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For Immediate Release
Contact: Charlie Fisher, 206-853-5725, firstname.lastname@example.org
Portland, OR - Days before the Oregon Legislature convenes for a month-long session and considers a proposal to make changes to how elections are financed, OSPIRG Foundation released a report examining the sizable disparity between large donors and small donors in Oregon’s elections. The report finds that in the 2016 election season, just over 700 large donors contributed nearly fourteen times more than all small donors combined – a group comprised of an estimated 31,000 donors.
“One person, one vote. That’s how it’s supposed to work,” said Charlie Fisher, State Director of OSPIRG Foundation and co-author of the report. “Unfortunately, in Oregon large donors and special interests are able to have a louder voice than everyone else, simply as a result of the size of their pocketbook. This undermines our democracy and leaves everyday people out in the cold.”
The report, “Big Money in Oregon State Elections” finds that in the 2016 election alone:
- Approximately 31,000 donors contributed $250 or less, totaling $2.5 million.
- In contrast, the 723 large donors that gave $5,000 or more contributed over $34.9 million.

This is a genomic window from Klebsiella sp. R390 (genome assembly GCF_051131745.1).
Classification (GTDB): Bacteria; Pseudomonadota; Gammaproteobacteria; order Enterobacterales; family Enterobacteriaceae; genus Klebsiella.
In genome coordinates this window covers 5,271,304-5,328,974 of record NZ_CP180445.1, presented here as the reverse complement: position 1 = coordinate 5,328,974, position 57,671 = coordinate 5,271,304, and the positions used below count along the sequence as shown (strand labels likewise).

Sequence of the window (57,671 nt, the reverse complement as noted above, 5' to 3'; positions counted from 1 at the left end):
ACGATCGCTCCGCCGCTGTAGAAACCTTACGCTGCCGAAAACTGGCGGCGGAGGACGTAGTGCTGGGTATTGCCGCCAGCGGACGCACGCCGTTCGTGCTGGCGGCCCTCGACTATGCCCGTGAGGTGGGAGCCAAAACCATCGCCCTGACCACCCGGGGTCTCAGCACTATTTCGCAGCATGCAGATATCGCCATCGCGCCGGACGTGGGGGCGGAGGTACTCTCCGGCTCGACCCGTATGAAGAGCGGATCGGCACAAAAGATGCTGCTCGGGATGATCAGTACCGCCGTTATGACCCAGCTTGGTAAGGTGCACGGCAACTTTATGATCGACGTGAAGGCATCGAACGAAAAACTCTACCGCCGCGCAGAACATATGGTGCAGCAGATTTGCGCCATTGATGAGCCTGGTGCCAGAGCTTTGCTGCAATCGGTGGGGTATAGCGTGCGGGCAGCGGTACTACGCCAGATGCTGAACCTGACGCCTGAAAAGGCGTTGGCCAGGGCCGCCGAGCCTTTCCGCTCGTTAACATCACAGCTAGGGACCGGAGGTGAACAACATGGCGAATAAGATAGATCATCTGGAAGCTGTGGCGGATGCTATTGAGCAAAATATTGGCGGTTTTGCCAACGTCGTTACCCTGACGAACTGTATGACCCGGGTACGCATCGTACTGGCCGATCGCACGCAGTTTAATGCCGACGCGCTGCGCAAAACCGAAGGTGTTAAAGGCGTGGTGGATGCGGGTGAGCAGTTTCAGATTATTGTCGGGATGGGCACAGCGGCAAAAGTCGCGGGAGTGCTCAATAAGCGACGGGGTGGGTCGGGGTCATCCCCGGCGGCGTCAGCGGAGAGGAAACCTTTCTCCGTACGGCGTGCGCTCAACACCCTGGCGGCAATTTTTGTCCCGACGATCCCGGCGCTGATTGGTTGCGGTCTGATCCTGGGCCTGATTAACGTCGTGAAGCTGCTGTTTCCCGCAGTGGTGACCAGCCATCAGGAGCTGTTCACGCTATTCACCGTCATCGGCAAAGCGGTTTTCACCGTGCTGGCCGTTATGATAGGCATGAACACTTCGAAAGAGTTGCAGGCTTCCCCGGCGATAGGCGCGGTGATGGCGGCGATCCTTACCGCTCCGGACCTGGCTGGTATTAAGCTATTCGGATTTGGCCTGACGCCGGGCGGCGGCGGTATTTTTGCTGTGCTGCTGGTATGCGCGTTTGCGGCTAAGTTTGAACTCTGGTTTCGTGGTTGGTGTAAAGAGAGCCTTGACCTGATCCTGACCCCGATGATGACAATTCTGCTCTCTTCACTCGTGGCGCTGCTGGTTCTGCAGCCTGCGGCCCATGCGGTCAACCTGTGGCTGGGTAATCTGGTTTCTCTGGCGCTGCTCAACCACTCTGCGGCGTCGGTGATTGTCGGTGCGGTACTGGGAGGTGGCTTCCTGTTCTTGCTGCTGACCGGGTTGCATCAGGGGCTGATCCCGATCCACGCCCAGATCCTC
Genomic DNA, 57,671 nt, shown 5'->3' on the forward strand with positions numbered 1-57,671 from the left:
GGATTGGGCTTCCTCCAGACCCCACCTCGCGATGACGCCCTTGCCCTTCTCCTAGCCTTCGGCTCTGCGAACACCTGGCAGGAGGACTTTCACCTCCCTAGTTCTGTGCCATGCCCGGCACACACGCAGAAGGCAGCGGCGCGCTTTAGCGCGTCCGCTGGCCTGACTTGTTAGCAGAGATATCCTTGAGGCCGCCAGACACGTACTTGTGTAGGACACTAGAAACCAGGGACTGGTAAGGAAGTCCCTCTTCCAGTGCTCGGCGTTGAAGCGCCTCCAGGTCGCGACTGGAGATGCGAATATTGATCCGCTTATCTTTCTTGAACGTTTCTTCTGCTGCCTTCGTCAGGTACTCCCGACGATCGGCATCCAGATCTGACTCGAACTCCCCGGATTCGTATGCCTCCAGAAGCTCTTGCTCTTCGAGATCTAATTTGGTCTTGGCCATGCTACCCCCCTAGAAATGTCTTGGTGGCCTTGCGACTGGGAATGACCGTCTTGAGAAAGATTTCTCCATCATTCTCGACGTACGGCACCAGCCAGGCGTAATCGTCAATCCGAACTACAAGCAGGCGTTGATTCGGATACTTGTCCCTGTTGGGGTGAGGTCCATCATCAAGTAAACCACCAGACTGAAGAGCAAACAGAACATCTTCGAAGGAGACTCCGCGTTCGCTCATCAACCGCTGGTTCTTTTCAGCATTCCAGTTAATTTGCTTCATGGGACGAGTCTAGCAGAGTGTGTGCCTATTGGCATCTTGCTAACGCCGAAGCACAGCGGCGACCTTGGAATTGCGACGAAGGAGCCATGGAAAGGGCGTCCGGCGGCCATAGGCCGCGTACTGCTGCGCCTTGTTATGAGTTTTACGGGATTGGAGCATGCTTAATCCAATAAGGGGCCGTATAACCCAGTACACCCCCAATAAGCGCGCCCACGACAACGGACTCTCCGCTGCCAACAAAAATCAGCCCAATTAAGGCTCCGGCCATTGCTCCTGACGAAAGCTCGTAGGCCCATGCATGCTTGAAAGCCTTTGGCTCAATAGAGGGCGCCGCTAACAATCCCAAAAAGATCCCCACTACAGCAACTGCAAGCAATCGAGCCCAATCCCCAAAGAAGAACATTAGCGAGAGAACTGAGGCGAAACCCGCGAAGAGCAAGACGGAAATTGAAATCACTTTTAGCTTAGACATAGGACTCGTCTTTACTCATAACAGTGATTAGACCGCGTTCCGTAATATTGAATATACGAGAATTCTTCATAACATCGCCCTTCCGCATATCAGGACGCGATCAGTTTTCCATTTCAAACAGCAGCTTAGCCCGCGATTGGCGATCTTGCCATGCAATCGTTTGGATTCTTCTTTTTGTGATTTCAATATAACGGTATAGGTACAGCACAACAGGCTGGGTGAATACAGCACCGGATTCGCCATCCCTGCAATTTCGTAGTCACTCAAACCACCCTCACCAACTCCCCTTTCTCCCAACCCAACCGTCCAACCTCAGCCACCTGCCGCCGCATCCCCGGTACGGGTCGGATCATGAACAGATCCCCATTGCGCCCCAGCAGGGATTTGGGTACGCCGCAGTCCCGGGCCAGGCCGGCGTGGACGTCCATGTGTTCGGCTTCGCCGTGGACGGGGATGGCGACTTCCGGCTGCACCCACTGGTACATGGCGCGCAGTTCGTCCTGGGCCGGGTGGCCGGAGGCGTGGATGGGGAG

- Just the largest 25 donors accounted for $16.3 million, outspending all small donors 6.4 to 1.
- While ballot measure races had the largest gap, significant disparities exist between large and small donors across the board. For candidate races in 2016, just over 400 large donors gave nearly four times that of all small donors.
- A significant portion of large donor money came from out of state. Of total money given to campaigns by large donors, only 44 percent came from donors in Oregon; of campaign contributions made by small donors, almost 80 percent came from state residents.
The report also highlights the role that money plays in deciding who runs for office in the first place. Many qualified Oregonians without access to big donors simply decide not to run because they don’t have access to the large donors needed to mount a viable campaign.
“I’d like to see a system where candidates are encouraged to ask more people for donations, and not just hoping one person will give them $1,000 or more,” said Thuy Tran, a Portland business owner who has run for office and is featured in the report “That would level the playing field for people who want to enter a race but don’t have money or access to money.” The report highlights steps that states like Oregon can take to bring more balance to elections, including a small donor matching system—a program that matches small contributions from state residents at a six-to-one ratio. According to the report’s analysis, had such a system been in place in Oregon in 2016, small donor money would have outweighed that of large donor money by 50%.
Over a dozen state legislators have co-sponsored legislation to be introduced next week that would implement a similar system for legislative races in Oregon.
“I’m excited to co-sponsor a reform that would empower everyday Oregonians in our elections,” said State Representative Diego Hernandez (D-Portland), “If we want a democracy that truly represents the public, we need to create an alternative to the current way we finance elections.”
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